“If you go away as I know you must. There′ll be nothing left in the world to
trust. Just an empty room full of empty space“: These lyrics are from the classic
melancholic song “If you go away” by Jacques Brel, which Shirley Bassey covered
with haunting intensity and subtle strength.
If you go away is also the title of one of the five works Natasza Niedziółka
has selected for her presentation in the Kabinett section of Art Basel. Textual, musical,
and geographical references form the starting point for works that oscillate between
painting, drawing, and textile art and transform the canvas into a picture support for her
abstract stitching. Niedziółka has carefully planned all of the pieces, which belong
to different series, according to their format, color, thread, and stitching technique,
ensuring that they suit each other.
You always said is the central work in the presentation. Together with If you go
away, it belongs to Niedziółka’s Love Notes series. According
to Vanessa Joan Müller, these works are about “writing, calligraphy, and perhaps
also the deep emotion of love, which can be found somewhere on the margins or between the
lines […] potentially reminding us of how illegible the handwriting of some people
can be, or of abstract pictographic signs that no longer follow a lexical code, but rather
present the essence of writing in a pure form. […] More of an abstract syllabic form
of writing than a fictional alphabet, they transcribe what is not palpable and not nameable
into a sensuous texture of thread and canvas.”
Whereas the small work If you go away picks up bits and pieces of language – a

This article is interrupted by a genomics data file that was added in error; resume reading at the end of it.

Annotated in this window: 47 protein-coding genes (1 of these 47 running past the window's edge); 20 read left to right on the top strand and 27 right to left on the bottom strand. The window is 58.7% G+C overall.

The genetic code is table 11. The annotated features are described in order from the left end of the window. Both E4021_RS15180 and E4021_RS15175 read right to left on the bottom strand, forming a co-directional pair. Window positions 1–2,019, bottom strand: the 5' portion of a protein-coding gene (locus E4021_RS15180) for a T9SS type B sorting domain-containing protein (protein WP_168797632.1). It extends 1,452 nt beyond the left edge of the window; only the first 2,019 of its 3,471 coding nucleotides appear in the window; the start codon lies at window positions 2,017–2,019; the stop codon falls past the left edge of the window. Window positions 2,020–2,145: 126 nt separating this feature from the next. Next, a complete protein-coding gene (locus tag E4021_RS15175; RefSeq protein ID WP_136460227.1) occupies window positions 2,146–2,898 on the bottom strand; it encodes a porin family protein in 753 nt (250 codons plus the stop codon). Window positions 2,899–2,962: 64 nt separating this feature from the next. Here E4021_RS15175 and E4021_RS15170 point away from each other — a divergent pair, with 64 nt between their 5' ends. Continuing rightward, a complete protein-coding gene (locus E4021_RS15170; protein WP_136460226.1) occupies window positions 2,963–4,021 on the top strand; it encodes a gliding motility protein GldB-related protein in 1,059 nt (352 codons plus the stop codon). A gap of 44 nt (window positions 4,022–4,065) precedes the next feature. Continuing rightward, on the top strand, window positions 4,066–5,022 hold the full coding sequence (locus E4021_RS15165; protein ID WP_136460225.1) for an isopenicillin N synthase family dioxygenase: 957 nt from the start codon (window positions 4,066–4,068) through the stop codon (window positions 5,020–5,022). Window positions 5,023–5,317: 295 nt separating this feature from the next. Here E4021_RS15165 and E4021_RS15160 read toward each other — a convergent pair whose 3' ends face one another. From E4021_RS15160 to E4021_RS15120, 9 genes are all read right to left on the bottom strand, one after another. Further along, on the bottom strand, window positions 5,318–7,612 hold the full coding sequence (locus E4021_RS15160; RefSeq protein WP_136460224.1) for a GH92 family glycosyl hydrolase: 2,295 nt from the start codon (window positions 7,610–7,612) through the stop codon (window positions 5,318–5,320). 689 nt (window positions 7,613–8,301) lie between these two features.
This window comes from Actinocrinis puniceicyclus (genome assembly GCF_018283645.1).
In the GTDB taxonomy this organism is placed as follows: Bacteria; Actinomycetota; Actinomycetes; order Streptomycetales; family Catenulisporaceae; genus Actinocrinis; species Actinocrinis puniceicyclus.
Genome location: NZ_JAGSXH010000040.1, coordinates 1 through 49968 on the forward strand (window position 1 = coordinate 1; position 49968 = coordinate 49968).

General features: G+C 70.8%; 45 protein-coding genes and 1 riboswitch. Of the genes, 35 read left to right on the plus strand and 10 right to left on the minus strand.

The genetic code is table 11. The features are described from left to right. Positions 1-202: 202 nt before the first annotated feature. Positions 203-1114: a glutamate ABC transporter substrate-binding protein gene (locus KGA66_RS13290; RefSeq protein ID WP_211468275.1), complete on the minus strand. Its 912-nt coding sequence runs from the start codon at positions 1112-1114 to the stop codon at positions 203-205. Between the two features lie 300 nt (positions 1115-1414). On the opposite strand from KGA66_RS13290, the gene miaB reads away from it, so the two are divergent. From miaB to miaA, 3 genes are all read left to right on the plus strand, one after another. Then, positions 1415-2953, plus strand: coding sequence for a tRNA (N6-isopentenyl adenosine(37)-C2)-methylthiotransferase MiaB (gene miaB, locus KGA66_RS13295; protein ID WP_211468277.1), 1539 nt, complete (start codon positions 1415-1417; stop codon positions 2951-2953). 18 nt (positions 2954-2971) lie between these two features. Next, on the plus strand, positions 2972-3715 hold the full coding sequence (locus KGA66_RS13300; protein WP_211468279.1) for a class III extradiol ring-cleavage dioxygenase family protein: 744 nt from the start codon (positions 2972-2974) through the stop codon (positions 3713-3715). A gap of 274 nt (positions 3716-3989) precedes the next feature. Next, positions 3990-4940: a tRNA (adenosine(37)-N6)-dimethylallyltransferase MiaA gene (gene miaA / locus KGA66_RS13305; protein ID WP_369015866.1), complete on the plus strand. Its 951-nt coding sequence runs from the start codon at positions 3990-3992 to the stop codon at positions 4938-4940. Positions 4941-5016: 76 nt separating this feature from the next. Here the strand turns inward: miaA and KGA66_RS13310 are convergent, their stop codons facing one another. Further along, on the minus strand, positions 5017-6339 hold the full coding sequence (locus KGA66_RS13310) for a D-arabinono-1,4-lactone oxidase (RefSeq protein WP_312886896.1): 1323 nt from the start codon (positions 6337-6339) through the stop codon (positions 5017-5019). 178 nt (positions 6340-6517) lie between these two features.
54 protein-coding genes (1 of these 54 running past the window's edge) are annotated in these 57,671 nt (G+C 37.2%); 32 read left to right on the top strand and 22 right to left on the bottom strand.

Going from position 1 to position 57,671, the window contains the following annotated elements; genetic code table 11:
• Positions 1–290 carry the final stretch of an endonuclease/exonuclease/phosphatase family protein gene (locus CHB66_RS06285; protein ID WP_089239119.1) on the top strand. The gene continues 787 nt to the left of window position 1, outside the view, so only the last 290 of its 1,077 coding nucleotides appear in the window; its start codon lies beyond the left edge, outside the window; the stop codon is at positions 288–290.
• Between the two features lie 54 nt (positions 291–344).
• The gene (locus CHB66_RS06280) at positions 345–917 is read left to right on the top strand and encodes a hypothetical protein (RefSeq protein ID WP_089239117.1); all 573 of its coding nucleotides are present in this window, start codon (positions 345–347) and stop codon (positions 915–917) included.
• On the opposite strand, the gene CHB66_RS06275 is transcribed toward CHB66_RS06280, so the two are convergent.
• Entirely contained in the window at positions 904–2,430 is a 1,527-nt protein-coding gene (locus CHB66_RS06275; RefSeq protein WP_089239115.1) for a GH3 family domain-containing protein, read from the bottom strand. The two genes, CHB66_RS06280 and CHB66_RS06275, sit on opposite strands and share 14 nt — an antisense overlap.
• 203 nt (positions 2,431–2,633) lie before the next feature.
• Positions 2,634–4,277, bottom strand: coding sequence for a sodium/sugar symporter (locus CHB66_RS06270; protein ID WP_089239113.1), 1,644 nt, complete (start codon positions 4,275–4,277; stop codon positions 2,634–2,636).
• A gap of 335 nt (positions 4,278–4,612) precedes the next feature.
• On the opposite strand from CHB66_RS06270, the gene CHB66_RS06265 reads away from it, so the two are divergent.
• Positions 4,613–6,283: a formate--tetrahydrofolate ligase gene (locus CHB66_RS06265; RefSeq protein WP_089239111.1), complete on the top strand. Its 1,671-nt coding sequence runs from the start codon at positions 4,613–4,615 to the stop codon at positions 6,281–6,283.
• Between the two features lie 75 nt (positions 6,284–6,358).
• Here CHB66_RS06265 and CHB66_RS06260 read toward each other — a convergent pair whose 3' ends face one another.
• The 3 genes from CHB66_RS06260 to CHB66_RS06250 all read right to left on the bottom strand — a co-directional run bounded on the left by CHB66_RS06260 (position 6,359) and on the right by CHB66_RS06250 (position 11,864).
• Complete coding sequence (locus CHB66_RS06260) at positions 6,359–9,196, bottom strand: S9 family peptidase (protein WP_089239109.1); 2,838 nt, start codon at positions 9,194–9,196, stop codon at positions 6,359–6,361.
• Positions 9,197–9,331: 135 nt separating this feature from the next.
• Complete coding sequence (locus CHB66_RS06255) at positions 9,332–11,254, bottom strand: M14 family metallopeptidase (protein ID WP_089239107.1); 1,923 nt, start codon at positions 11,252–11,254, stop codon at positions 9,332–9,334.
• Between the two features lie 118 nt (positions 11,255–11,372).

couple of sentences heard in passing from the song of the same name – and renders
these in coral and green colored thread, in You always said, Niedziółka has
translated an entire written work onto the canvas for the first time. In this historic
document from Korea from 1586, which has inspired the name of the presentation Letter to
You, a young widow expresses her deep emotions to her recently deceased husband in
a farewell letter that was buried with him. Against the yellow hues of the thread and the
grey of the canvas, she weaves calligraphic passages of the letter with hand-written
characters in warm red tones. We are tempted to try to decipher these, to follow them.
Years, letters of the alphabet, and fragments of words may be visible, yet they defy
legibility, revealing pieces of a story that cannot be grasped in its entirety.
Around these two works, Niedziółka groups two other works that are from her
Zero series along with the large individual work Dorsoduro, which is named
after a neighborhood in Venice. The image of this city, which has been written about
countless times and is characterized by many different associations and clichés, is
juxtaposed with Niedziółka’s own impressions and memories of moments
If the Kabinett at Art Basel is an “empty room full of empty space,” then
Niedziółka fills this space by creating a small cosmos through works that are
powerful and strong and tell of vulnerability, honesty, insecurity, and – most of all
– universal beauty.